Authors: ASFA RASOOL, SAMEERA AKHTAR, KHUSHI MUHAMMAD, MASOOD RABBANI, AFTAB AHMED ANJUM, JAVED MUHAMMAD, ARFAN AHMAD, ALI AHMAD SHEIKH , FAKHRA LIAQAT, FARIHA AKHTAR, RABIA TAHIR
Abstract: Influenza virus H9 was standardized for hemagglutination assay using different factors such as red blood cell (RBC) types, concentrations, diluent types, and storage times. Avian influenza virus H9 was grown in embryonated chicken eggs and confirmed by spot agglutination. A significant (P < 0.05) difference with the highest mean titer (9.00 ± 0.00) was observed using RBCs from different species. Nonsignificant differences (P > 0.05) were found between human blood type O, chicken, and dog RBCs, as well as among rabbit, pigeon, sheep, and parrot. The highest titer (9.00 ± 0.00) with a nonsignificant difference was found using virus stored at 4 °C and -20 °C while 37 °C showed the lowest significant mean hemagglutinin (HA) titer (11.08 ± 188.21). Nonsignificant differences were observed in HA titers against H9 virus stored for 3, 4, 5, and 6 months. Nonsignificant differences were found between the use of normal saline and 0.5% peptone water with the lowest HA titers of 7.83 ± 0.40 and 8.00 ± 0.00, respectively, while the highest HA titer (9.00 ± 0.00) with nonsignificant difference was observed by using HA-HI buffer and phosphate buffer saline as diluents. RBCs with 0.5% and 1% concentrations showed nonsignificant difference in HA titer but significant difference with 0.1% RBCs.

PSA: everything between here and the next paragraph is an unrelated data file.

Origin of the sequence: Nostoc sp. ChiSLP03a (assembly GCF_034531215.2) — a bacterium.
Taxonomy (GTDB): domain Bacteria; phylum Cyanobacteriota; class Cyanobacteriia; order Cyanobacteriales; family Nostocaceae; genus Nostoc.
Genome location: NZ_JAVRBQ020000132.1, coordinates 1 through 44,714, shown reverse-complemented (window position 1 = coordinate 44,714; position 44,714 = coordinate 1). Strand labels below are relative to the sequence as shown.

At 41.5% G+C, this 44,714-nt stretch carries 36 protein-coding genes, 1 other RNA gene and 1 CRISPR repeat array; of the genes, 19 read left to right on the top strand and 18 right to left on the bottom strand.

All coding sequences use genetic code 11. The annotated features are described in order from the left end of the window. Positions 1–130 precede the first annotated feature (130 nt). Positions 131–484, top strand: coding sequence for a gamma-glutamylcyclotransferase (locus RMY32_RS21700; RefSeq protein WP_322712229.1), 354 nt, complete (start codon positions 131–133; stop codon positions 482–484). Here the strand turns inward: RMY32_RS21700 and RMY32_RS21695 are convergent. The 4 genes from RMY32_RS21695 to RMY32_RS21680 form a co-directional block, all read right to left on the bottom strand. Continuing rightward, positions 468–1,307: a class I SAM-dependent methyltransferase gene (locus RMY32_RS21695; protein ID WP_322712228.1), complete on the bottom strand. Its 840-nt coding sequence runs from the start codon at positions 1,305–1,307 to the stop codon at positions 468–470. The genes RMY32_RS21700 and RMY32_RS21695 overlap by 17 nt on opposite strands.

Keywords: Avian influenza, hemagglutination, chicken red blood cells, diluents, temperature
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